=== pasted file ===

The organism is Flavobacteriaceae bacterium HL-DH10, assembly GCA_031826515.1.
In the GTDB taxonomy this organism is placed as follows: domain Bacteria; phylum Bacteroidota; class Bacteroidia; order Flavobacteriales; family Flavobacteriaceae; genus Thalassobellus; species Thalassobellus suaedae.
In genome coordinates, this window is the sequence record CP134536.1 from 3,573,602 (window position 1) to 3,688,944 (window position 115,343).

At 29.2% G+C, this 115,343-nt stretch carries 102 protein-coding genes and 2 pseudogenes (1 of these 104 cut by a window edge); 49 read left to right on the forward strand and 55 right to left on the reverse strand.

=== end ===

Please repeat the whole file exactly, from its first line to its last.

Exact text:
The organism is Flavobacteriaceae bacterium HL-DH10, assembly GCA_031826515.1.
In the GTDB taxonomy this organism is placed as follows: domain Bacteria; phylum Bacteroidota; class Bacteroidia; order Flavobacteriales; family Flavobacteriaceae; genus Thalassobellus; species Thalassobellus suaedae.
In genome coordinates, this window is the sequence record CP134536.1 from 3,573,602 (window position 1) to 3,688,944 (window position 115,343).

At 29.2% G+C, this 115,343-nt stretch carries 102 protein-coding genes and 2 pseudogenes (1 of these 104 cut by a window edge); 49 read left to right on the forward strand and 55 right to left on the reverse strand.